By Joe Konze
The Tonawanda News
Tonawanda News — There is a feeling of adrenaline that takes over Scott Farrell's body as he begins his early morning cardio workouts. A sensation that drives him and keeps him awake to complete the 50-60 minute workouts that illuminate his laptop each day, a passion that forces him to attack his workouts in the pool with motivation and enthusiasm.
Now, he is on the brink of completing a goal he set out to accomplish nine years ago: competing in a Deaflympic event.
Farrell, a North Tonawanda native and member of the Deaf Team USA swim team will compete in the 2013 Deaflympics, held from July 26-Aug. 4 in Sofia, Bulgaria.
In 2011, he participated in his first international competition claiming a silver and two bronze medals while setting two American records in the Deaf World Swimming Championships in Coimbra, Portugal.
This season at the Rochester Institute of Technology, Farrell was a part of a 800 freestyle relay team that broke a 29-year-old record on Feb. 22, adding to an already impressive resume.
"(I am) very excited to be part of the Deaf Team USA and proud to get a chance to represent not just my hometown but to represent the United States of America," Farrell said via email. "That is very thrilling for me to realize and that motivates me even more to train harder to do excellent for the Deaflympics."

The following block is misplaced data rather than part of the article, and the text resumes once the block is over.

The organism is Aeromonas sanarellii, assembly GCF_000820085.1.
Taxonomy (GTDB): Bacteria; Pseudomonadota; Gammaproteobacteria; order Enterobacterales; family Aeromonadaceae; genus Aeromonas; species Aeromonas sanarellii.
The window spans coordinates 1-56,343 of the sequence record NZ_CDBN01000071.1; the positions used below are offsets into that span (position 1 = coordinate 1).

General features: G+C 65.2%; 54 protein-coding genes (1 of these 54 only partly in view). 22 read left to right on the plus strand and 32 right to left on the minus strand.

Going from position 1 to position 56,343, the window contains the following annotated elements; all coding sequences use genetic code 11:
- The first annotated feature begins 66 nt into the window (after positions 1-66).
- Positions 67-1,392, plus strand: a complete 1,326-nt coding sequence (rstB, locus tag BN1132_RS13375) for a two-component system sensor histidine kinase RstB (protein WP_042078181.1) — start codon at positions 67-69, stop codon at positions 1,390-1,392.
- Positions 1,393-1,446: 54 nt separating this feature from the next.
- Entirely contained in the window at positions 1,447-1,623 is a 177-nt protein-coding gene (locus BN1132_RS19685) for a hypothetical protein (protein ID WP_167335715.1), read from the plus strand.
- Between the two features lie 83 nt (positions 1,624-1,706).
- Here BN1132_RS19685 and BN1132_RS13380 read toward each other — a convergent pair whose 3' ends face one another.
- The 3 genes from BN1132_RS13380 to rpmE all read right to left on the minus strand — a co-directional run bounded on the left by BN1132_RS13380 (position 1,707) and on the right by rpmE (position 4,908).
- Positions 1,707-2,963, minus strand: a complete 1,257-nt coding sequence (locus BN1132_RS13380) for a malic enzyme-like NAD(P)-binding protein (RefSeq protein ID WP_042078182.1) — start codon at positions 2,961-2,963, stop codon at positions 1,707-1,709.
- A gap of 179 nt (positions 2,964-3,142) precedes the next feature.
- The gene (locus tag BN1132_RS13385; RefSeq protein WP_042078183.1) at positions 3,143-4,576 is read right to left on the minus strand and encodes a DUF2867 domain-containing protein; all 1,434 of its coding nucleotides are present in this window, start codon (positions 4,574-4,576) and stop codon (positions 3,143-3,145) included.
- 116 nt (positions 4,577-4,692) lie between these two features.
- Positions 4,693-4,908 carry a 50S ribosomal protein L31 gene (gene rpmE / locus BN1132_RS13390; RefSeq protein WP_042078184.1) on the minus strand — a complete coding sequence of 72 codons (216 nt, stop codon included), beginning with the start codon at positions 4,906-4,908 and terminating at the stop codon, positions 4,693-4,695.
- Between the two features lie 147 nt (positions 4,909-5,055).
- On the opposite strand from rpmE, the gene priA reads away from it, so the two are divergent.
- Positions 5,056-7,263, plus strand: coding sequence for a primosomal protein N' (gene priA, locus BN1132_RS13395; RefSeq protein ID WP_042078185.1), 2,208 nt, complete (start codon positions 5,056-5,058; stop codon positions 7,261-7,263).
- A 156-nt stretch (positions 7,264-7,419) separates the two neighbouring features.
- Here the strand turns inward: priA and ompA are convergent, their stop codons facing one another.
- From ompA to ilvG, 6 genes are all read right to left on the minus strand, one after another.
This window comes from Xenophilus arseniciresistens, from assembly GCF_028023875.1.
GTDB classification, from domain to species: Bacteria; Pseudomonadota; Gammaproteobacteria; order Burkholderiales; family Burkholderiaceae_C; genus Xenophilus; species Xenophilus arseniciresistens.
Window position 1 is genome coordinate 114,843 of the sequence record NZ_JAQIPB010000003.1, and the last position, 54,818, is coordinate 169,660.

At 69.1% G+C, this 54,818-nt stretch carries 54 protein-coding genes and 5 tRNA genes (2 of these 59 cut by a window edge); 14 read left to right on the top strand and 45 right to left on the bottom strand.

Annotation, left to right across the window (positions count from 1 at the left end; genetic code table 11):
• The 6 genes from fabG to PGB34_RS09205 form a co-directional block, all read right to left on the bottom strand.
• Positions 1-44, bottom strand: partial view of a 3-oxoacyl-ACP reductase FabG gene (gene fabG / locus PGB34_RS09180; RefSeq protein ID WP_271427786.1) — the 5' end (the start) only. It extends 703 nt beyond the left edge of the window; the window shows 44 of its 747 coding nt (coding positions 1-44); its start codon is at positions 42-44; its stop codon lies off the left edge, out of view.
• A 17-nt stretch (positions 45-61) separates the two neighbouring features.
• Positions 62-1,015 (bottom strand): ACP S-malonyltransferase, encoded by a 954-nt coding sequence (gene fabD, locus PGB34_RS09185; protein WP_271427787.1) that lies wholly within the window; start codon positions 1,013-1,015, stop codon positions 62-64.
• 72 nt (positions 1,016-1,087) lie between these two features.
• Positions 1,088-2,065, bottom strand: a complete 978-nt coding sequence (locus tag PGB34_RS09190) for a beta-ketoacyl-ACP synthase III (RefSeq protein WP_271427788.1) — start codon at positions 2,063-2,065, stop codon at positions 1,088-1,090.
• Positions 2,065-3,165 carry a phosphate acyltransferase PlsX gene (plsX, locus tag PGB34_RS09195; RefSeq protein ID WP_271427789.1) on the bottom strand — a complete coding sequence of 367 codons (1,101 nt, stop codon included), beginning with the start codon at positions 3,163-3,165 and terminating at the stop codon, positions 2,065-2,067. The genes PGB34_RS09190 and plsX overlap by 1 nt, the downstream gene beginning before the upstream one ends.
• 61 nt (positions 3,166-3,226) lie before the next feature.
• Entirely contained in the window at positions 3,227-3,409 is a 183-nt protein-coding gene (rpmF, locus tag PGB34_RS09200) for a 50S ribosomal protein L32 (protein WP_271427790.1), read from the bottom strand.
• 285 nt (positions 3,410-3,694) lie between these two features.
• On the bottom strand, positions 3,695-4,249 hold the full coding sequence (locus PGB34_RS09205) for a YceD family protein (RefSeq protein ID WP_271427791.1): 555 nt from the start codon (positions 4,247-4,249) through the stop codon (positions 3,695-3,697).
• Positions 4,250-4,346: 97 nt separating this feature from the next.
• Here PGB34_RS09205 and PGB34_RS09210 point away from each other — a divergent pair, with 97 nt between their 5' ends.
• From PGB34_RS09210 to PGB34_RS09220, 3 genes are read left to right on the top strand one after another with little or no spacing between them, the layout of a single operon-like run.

When Farrell was 8 years old, his future in swimming was unclear.
After one year of doing laps in the pool, he had quit, complaining that the practices were too hard. But in eighth grade, Farrell was required to take a wellness class, one of which happened to be swimming.
"My gym teacher, Mr. Adcock, asked my interpreter after my performances for the timed events such as 50 free, 50 fly, 50 back, etc etc," Farrell wrote. "He asked me if I swam for a HS swim team and I replied 'no'."
Since that fateful day, Farrell has trained nine years to compete at the highest level possible internationally.
With swimming being difficult and taxing on the body, he stays a head of the game, completing his cardio workouts in the morning and swimming at a fast pace in the evening.
"It is my first time doing this constantly for almost the whole summer," Farrell said. "I am confident that it will help me to improve my performances."
To help him reach his full potential of competing internationally for his country, a fundraiser will be held to help generate some of the funds necessarry for him to make the trip.
The fundraiser will be held from 10 a.m.-4 p.m. Sunday at the Sikora Post. There will be a huge basket raffle, and a 50/50 raffle has already raised $300.
"Here I am," Farrell said. "A successful deaf swimmer that has acheived a lot throughout his career and about to accomplish his ultimate dream; to compete in a Deaflympic event, something that I will never ever forget."
Supporters who donate will be recognized by the media, recieving their name on a banner.